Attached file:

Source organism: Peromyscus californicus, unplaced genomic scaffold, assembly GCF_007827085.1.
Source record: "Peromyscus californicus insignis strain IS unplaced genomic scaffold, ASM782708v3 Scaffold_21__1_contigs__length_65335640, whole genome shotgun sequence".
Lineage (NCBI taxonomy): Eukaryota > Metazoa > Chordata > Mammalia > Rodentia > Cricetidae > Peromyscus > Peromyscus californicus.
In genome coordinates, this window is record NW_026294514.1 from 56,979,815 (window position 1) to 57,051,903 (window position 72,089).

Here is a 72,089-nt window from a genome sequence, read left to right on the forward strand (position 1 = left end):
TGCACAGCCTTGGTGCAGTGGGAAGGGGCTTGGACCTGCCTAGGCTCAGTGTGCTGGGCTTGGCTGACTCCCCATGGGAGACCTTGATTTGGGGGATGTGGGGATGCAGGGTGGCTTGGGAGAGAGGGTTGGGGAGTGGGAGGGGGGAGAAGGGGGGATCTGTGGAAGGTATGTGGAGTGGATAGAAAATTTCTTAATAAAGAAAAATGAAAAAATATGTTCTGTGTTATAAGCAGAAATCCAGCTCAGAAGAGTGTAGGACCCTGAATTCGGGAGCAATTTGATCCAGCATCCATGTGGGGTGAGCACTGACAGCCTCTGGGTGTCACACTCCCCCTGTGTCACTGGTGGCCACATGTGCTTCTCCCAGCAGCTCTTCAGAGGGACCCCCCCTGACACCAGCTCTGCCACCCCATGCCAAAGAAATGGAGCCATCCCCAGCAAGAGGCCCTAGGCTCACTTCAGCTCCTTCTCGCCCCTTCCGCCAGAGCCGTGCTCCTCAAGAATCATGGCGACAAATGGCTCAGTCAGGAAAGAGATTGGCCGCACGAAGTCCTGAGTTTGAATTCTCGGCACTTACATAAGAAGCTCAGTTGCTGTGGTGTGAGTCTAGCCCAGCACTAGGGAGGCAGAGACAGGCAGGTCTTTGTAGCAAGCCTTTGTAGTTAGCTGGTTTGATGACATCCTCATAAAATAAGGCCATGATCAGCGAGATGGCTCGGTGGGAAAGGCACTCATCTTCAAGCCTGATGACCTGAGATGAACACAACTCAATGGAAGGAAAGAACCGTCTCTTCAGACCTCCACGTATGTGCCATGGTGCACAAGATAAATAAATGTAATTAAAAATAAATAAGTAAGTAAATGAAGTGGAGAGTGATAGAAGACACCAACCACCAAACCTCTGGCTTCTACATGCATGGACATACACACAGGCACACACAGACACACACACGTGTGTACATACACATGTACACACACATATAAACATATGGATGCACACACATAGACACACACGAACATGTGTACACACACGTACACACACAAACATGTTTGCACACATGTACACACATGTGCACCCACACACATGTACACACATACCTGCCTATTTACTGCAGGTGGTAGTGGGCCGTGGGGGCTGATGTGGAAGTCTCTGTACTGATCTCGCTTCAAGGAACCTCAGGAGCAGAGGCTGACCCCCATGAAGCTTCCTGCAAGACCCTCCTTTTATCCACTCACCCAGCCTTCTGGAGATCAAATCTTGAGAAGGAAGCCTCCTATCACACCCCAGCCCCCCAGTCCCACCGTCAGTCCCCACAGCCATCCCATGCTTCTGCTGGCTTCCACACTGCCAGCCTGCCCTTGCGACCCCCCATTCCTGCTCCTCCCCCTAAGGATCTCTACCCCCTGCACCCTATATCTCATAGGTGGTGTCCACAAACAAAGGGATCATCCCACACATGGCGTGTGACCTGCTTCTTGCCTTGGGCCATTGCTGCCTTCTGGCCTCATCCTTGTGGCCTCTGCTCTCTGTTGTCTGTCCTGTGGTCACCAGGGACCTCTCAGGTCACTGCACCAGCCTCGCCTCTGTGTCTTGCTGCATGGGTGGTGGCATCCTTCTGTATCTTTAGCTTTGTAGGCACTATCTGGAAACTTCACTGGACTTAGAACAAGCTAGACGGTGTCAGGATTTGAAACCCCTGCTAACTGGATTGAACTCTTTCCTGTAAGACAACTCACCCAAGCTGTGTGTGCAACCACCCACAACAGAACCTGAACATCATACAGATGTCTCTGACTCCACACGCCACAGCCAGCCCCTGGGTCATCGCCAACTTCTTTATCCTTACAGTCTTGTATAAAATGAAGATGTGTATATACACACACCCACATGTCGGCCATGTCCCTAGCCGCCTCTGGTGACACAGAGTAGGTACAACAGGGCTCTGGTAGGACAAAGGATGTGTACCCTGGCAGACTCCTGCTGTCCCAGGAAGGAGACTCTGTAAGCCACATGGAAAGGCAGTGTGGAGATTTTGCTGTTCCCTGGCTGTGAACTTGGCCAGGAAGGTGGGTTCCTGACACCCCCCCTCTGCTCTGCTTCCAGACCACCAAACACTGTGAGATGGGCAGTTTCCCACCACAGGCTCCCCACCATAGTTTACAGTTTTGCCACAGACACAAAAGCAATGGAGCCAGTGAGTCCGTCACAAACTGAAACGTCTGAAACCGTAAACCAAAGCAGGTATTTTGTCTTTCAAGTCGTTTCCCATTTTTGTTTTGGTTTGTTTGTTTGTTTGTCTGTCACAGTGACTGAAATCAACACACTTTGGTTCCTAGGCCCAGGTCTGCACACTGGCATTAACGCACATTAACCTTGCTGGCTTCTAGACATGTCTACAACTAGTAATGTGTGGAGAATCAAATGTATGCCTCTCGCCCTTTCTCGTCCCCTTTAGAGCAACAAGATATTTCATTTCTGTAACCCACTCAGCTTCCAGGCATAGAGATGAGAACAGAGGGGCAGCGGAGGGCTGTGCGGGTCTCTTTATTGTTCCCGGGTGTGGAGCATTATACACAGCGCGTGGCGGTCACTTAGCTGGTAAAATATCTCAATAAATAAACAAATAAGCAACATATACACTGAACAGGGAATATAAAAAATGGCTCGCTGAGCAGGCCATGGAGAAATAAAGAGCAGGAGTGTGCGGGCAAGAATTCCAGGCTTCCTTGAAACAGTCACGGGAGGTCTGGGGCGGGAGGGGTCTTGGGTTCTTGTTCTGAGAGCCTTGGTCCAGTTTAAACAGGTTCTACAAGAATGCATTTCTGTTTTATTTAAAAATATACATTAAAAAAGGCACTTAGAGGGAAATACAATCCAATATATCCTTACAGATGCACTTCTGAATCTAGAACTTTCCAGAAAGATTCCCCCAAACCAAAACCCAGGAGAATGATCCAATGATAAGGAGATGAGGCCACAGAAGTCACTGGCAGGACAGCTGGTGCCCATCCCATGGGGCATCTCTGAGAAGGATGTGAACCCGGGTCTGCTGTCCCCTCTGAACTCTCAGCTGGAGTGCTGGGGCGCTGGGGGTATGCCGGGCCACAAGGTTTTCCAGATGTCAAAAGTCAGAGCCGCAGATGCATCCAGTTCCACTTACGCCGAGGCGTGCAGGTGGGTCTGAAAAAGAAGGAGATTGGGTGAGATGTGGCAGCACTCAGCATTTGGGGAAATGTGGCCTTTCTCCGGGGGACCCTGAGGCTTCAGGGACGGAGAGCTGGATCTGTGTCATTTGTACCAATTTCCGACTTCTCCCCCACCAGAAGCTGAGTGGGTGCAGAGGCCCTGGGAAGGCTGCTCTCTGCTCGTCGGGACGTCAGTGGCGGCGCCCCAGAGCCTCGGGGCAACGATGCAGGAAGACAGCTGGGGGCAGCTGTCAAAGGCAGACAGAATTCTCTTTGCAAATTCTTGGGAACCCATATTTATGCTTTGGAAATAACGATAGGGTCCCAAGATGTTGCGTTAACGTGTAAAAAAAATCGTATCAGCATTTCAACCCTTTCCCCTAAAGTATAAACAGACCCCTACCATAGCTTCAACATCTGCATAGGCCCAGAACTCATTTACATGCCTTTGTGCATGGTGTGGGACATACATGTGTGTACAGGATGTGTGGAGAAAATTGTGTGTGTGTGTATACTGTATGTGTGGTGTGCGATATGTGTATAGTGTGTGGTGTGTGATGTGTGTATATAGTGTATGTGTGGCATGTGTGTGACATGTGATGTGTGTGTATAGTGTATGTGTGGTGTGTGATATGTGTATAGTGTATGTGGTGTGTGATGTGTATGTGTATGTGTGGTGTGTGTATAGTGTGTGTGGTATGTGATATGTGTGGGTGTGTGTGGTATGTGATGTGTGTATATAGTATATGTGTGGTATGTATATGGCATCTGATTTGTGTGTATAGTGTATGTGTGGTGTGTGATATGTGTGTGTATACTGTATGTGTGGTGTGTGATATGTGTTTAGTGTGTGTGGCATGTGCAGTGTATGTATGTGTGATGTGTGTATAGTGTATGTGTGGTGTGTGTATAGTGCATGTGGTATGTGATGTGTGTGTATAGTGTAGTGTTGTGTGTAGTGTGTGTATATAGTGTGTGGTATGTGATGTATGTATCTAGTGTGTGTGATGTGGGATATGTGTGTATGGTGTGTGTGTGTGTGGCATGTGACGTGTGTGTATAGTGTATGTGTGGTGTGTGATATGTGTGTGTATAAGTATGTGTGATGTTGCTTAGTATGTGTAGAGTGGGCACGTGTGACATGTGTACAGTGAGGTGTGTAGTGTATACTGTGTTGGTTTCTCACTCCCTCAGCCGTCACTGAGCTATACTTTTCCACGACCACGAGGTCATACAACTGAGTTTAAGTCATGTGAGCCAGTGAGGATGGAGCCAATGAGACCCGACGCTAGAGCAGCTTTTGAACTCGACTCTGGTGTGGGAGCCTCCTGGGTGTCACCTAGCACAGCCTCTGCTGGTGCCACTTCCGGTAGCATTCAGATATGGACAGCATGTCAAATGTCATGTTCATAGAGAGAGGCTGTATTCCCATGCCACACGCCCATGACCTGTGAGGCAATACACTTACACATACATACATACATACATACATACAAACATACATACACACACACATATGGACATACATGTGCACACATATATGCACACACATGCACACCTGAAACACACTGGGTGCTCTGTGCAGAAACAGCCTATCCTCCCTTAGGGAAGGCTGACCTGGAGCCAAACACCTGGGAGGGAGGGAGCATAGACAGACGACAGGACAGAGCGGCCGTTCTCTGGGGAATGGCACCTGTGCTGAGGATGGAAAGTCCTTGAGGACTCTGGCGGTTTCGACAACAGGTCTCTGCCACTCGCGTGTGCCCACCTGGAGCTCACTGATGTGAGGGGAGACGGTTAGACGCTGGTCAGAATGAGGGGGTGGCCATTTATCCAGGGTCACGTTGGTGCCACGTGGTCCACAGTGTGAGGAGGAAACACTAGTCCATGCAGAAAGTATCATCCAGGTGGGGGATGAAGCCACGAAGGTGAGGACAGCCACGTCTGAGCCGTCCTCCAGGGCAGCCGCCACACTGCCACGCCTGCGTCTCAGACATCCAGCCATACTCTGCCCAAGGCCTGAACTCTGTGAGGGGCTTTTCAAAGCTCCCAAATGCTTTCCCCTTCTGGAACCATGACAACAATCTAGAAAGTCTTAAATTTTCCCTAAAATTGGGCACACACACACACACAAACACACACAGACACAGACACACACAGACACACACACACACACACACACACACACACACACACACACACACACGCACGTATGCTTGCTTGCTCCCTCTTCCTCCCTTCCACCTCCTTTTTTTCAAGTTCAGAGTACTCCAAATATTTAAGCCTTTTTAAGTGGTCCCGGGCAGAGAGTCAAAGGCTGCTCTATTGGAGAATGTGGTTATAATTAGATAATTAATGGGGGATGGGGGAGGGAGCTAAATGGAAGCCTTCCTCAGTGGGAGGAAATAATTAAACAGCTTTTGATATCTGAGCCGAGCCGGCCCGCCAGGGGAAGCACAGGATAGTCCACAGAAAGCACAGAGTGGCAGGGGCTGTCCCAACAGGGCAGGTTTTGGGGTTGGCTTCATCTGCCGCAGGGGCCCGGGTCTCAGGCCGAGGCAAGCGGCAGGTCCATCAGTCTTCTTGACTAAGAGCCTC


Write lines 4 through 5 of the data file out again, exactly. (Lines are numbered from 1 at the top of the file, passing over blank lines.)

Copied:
In genome coordinates, this window is record NW_026294514.1 from 56,979,815 (window position 1) to 57,051,903 (window position 72,089).

Here is a 72,089-nt window from a genome sequence, read left to right on the forward strand (position 1 = left end):